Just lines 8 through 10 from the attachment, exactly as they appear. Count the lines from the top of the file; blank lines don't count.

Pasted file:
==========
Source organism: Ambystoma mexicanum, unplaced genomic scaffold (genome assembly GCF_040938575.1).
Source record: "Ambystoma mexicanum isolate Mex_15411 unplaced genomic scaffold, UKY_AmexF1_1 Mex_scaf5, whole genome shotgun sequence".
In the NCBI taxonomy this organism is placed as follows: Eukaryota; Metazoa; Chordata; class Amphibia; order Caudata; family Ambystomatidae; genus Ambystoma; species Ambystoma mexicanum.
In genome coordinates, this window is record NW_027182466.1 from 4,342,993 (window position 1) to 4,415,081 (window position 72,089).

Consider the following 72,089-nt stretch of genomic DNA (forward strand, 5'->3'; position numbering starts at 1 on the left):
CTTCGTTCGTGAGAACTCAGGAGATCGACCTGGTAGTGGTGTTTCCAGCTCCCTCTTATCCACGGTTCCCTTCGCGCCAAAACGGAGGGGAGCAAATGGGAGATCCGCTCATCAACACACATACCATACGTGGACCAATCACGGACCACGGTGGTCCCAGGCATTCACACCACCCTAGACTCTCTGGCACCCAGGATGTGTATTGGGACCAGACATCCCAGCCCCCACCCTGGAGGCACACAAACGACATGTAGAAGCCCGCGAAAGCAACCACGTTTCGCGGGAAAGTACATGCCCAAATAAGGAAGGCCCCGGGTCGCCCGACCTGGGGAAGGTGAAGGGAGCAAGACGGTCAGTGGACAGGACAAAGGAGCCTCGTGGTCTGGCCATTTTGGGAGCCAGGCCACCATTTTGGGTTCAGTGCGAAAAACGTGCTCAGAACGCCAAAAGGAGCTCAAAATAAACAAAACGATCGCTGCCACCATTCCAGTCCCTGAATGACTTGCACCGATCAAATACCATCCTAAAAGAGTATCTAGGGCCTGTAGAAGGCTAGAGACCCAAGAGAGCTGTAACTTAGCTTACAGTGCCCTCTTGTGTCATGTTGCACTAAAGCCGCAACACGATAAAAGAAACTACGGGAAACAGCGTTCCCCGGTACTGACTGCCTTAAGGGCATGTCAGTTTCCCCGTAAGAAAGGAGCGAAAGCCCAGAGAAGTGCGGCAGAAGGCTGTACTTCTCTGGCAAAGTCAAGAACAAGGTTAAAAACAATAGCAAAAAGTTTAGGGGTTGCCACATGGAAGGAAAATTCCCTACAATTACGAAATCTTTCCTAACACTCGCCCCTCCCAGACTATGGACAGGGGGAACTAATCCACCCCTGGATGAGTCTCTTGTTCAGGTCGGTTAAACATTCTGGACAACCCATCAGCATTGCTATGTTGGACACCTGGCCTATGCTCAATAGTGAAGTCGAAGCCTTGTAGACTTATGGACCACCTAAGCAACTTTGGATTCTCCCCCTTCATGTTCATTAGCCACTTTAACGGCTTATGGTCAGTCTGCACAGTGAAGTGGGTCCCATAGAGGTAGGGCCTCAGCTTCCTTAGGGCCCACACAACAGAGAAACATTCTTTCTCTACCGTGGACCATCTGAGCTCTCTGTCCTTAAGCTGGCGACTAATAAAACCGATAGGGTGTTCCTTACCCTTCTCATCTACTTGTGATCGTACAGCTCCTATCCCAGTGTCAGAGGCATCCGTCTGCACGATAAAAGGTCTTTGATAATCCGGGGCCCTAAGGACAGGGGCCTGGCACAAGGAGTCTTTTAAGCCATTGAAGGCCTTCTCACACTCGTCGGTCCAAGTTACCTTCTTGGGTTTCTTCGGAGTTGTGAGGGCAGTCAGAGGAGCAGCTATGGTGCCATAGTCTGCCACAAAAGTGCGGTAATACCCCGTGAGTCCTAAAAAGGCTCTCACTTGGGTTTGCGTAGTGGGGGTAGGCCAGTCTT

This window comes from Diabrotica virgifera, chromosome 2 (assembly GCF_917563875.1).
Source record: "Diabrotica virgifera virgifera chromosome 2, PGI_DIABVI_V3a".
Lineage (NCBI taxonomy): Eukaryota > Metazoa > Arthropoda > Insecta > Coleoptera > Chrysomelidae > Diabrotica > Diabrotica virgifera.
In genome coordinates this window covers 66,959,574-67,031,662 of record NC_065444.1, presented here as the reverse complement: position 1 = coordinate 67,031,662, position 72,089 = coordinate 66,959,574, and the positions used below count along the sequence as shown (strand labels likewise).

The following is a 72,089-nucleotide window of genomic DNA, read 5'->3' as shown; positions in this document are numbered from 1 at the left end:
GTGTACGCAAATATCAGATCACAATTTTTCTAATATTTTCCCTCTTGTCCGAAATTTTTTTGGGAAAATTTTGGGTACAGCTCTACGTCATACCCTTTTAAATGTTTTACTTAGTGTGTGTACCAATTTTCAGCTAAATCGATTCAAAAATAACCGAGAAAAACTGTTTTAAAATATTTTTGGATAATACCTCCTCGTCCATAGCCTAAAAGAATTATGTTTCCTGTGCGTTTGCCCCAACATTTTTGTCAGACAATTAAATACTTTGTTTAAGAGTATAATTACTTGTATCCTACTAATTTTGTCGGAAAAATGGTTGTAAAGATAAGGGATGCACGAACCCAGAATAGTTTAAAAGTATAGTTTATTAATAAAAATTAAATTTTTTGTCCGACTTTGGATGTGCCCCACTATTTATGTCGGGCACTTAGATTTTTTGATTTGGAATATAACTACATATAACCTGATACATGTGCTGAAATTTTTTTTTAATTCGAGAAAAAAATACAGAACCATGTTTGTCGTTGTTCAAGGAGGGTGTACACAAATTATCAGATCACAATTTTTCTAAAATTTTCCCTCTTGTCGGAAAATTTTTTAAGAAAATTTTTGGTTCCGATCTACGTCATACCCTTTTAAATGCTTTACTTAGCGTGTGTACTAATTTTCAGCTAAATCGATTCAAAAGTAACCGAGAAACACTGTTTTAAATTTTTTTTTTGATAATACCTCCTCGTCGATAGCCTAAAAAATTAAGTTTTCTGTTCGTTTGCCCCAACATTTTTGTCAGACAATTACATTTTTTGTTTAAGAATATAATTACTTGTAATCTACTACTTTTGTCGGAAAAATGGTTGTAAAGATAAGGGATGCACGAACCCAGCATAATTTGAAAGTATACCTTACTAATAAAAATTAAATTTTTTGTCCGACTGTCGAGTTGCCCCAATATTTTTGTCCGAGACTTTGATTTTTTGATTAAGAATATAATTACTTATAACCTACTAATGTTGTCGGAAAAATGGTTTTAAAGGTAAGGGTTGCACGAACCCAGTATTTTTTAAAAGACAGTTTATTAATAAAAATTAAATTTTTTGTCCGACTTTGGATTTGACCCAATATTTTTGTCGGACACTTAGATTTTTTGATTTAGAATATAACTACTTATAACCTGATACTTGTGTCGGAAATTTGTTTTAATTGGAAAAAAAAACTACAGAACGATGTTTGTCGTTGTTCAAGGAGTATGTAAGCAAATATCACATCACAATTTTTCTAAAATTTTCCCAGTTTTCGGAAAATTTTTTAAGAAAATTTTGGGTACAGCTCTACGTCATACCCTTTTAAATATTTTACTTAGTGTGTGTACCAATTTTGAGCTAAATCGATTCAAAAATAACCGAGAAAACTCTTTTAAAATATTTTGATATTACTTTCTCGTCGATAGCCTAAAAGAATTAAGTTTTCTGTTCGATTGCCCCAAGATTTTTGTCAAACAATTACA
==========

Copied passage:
Source record: "Diabrotica virgifera virgifera chromosome 2, PGI_DIABVI_V3a".
Lineage (NCBI taxonomy): Eukaryota > Metazoa > Arthropoda > Insecta > Coleoptera > Chrysomelidae > Diabrotica > Diabrotica virgifera.
In genome coordinates this window covers 66,959,574-67,031,662 of record NC_065444.1, presented here as the reverse complement: position 1 = coordinate 67,031,662, position 72,089 = coordinate 66,959,574, and the positions used below count along the sequence as shown (strand labels likewise).